The UK, USA and Australia have an “almost pornographic obsession” with helmet safety that could be hindering greater numbers of people commuting by bike, a leading urban cycling expert has said.
Mikael Colville-Andersen, CEO of bicycle culture specialists Copenhagenize Design Company, said, “Every time you see a helmet you’re thinking, ‘Shit, damn, what that person’s doing is dangerous.’ If I walked through central London with a bulletproof vest on the outside of my clothing and a couple of other people did the same, people would say, ‘Whoa, what’s up with that – is it that dangerous? Is there shooting?’ It’s negative marketing.”
“It’s an interesting cultural question as to why, in Anglo Saxon countries, there’s this almost pornographic obsession with safety, whereas in France and Spain they don’t promote helmets,” he told BikeRadar. “The NGOs [non governmental organisations] know that promotion – let alone legislation – is a cause for lower cycling levels; a hurdle.”
Colville-Andersen, a long-standing opponent of helmet promotion and mandatory helmet laws, pointed to Copenhagen, a city renowned for its cycle friendly culture where relatively few people wear a helmet on their daily commute.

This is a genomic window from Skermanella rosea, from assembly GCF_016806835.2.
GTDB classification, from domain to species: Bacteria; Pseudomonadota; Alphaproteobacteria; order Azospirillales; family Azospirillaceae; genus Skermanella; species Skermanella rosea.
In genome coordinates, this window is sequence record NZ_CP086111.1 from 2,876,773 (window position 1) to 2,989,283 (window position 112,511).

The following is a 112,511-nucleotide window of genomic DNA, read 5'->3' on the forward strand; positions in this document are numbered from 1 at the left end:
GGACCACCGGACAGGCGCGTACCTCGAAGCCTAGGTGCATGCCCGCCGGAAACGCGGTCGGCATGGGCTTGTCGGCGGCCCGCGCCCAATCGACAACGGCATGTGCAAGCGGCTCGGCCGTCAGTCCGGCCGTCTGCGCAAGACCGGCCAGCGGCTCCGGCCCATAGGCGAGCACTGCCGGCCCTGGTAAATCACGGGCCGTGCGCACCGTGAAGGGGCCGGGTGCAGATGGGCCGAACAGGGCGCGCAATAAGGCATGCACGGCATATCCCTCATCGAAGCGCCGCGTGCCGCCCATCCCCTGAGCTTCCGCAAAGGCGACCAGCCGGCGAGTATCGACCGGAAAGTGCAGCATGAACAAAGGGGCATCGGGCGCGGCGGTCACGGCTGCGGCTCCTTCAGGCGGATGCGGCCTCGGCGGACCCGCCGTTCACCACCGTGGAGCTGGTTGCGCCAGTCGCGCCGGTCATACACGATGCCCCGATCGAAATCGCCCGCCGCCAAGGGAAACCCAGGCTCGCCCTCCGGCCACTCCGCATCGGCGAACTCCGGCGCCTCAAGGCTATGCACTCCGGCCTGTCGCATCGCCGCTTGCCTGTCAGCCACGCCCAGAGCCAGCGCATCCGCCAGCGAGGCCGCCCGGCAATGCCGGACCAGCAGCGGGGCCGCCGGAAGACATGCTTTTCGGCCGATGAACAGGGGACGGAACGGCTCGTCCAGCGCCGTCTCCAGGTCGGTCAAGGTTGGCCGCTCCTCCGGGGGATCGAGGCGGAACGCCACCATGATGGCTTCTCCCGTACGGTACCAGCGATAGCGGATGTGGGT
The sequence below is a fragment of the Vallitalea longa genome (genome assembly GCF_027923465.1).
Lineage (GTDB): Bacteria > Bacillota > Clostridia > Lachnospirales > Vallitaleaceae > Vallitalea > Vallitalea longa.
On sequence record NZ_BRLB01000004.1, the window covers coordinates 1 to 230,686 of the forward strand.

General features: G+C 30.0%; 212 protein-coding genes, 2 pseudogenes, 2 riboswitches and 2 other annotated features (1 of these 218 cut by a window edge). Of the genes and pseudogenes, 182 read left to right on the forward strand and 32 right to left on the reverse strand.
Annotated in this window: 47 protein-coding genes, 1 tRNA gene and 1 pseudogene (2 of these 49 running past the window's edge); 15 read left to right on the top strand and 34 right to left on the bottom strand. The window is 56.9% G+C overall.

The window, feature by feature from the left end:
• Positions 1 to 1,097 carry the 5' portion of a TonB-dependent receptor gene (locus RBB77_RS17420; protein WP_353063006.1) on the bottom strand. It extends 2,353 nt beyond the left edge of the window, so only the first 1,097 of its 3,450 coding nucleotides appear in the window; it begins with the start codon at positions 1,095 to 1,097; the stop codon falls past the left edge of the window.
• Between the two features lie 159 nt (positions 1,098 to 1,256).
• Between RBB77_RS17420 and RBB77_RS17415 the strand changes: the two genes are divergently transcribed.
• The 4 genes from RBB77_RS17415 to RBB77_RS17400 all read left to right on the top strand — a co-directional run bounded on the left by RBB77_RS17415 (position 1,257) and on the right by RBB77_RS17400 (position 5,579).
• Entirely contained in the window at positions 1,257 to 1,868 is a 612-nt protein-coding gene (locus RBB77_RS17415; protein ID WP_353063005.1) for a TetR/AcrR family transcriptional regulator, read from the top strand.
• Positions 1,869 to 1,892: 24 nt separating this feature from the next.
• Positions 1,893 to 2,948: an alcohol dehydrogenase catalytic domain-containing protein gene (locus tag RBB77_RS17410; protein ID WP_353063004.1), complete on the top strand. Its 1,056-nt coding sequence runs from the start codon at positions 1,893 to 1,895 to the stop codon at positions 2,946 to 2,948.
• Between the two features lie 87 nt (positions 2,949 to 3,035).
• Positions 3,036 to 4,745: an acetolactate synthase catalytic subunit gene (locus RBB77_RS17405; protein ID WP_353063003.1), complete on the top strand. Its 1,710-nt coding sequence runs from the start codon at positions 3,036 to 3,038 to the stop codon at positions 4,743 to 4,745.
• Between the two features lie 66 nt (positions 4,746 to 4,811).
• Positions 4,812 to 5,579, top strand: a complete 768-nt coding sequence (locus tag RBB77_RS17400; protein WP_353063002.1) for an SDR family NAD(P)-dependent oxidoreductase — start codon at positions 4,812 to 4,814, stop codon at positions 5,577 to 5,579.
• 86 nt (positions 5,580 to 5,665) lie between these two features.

“Thirty-six percent of the population in Copenhagen who ride to work or their place of education every day contribute €233m to the public in health savings every year, just because they’re healthier,” he said. “These aren’t your MAMILs [middle aged men in Lycra] or your Lycra louts, they’re your 40-year-old mother listening to her iPod cycling to work. The health benefits are 20 times greater than any risk; it’s stupid not to be promoting cycling positively.”
Most copenhageners have a relaxed attitude to wearing helmets: most copenhageners have a relaxed attitude to wearing helmetsJOHN MCCONNICO/AP/Press Association Images
Many Copenhageners take a relaxed attitude to wearing helmets
Colville-Andersen has long been an opponent of “fanatic safety nannies”, who he accuses of “pushing” helmet use that could put people off cycling as an everyday activity.
“If the bike helmet were a pill they would never be approved for use by any public authority because there is not enough conclusive scientific proof. Information is power and people haven’t been given the information,” he said. “They’ve not been given the opportunity in many countries, especially in the English speaking world.”
He cited UK child cycling safety charity the Bicycle Helmet Initiative Trust as an example of such a “nanny”. Angela Lee, chief executive of the organisation, refuted the label, saying, “Putting them [cyclists] off is people talking about changing road structures, making roundabouts safer – that is what makes people feel at risk because you’re making people think there are other fundamental points that need changing. Asking a cyclist to put a helmet on their head is a common sense approach.”